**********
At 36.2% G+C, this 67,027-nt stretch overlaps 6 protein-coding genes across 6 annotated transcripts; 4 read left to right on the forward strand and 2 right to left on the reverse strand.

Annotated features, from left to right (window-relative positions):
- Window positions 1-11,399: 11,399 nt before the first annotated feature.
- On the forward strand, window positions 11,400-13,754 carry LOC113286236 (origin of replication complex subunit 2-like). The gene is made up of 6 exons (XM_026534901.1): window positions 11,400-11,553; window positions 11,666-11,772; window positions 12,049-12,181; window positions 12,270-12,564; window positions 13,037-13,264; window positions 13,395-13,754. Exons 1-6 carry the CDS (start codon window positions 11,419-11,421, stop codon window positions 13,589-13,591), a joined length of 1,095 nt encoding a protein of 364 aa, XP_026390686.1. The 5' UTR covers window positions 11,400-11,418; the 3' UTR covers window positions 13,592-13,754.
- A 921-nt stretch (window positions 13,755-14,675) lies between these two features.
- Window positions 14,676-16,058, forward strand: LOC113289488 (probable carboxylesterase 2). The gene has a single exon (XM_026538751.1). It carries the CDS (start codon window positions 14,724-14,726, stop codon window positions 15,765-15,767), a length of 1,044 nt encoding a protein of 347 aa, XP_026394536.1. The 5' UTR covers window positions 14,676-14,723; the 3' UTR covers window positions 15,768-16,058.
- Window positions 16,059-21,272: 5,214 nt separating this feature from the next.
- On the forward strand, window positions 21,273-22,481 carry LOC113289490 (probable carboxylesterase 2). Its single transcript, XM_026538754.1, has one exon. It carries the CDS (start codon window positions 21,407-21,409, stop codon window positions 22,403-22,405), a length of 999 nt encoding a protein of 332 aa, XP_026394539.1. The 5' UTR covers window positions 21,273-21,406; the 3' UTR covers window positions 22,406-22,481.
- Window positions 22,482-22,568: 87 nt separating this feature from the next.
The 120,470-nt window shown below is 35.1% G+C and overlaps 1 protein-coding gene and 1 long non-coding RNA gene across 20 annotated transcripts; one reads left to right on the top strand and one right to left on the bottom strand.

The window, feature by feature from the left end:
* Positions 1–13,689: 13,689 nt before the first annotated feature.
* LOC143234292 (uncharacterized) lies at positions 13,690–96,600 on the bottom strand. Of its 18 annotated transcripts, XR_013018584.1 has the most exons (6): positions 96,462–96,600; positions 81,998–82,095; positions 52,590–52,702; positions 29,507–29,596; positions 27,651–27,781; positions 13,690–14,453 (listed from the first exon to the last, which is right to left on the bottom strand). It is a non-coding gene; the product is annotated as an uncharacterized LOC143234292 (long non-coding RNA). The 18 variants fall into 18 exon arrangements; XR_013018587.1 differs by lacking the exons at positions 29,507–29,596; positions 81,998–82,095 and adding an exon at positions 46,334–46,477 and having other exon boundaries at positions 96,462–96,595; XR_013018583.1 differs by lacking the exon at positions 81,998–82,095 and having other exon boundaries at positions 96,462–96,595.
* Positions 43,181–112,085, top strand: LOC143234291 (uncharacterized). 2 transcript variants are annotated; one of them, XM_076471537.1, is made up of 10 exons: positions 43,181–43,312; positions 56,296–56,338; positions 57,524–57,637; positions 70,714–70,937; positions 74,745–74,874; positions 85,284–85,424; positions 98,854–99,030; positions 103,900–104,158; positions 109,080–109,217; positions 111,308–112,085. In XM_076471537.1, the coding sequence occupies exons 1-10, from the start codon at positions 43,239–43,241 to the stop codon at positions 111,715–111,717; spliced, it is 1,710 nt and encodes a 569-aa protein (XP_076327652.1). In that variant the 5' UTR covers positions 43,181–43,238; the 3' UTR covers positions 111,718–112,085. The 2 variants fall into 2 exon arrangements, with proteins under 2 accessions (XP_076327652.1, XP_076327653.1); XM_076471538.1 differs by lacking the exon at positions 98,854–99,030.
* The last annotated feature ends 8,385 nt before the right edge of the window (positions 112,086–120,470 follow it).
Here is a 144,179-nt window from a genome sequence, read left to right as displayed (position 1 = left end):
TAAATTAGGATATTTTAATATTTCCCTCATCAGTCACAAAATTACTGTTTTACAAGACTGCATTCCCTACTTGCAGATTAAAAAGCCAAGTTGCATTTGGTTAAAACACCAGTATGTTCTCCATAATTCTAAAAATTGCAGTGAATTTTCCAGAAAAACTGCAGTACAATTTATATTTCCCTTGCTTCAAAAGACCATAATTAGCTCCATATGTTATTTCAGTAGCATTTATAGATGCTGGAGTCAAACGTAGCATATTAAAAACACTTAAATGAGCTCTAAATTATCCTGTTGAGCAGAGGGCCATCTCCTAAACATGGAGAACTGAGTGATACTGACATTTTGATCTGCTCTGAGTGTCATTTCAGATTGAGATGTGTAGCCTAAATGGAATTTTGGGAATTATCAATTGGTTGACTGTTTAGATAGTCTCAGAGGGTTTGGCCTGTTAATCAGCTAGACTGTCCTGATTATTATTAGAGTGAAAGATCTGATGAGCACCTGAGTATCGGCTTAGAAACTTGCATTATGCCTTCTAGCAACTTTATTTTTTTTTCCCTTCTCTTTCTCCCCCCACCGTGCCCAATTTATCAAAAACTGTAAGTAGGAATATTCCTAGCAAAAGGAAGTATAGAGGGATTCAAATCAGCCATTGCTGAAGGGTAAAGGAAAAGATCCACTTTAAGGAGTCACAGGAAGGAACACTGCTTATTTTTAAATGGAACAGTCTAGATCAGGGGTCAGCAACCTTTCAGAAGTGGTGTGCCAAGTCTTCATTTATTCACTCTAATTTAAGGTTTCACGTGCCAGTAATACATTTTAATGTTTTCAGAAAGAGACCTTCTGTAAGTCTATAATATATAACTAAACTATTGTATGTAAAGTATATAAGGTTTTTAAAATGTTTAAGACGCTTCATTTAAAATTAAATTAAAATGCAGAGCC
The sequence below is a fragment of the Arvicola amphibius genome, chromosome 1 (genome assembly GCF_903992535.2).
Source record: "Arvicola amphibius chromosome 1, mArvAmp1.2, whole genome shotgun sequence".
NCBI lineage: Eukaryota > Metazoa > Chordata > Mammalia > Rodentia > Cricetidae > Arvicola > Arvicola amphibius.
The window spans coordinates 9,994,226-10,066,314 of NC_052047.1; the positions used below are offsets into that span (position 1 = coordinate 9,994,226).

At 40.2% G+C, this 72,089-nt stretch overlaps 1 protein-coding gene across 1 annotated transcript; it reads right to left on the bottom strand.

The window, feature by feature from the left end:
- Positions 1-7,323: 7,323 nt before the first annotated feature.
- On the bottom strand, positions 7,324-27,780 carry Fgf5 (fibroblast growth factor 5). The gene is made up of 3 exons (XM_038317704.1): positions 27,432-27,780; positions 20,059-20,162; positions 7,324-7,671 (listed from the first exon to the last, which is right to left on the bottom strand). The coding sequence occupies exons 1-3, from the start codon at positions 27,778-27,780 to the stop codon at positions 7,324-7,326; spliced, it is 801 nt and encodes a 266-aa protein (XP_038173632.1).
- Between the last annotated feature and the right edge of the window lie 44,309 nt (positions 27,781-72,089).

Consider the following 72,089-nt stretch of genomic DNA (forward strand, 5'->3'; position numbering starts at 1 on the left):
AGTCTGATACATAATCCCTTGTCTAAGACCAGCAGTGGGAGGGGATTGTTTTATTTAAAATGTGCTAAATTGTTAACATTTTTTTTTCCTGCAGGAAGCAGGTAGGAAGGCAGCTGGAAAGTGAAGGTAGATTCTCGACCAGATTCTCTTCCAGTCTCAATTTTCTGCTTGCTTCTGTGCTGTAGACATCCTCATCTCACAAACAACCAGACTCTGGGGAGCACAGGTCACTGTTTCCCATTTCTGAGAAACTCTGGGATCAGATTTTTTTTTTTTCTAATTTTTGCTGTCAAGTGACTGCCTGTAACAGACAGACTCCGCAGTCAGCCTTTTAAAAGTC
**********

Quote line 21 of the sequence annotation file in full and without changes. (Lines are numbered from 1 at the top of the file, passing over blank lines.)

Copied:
The window spans coordinates 9,994,226-10,066,314 of NC_052047.1; the positions used below are offsets into that span (position 1 = coordinate 9,994,226).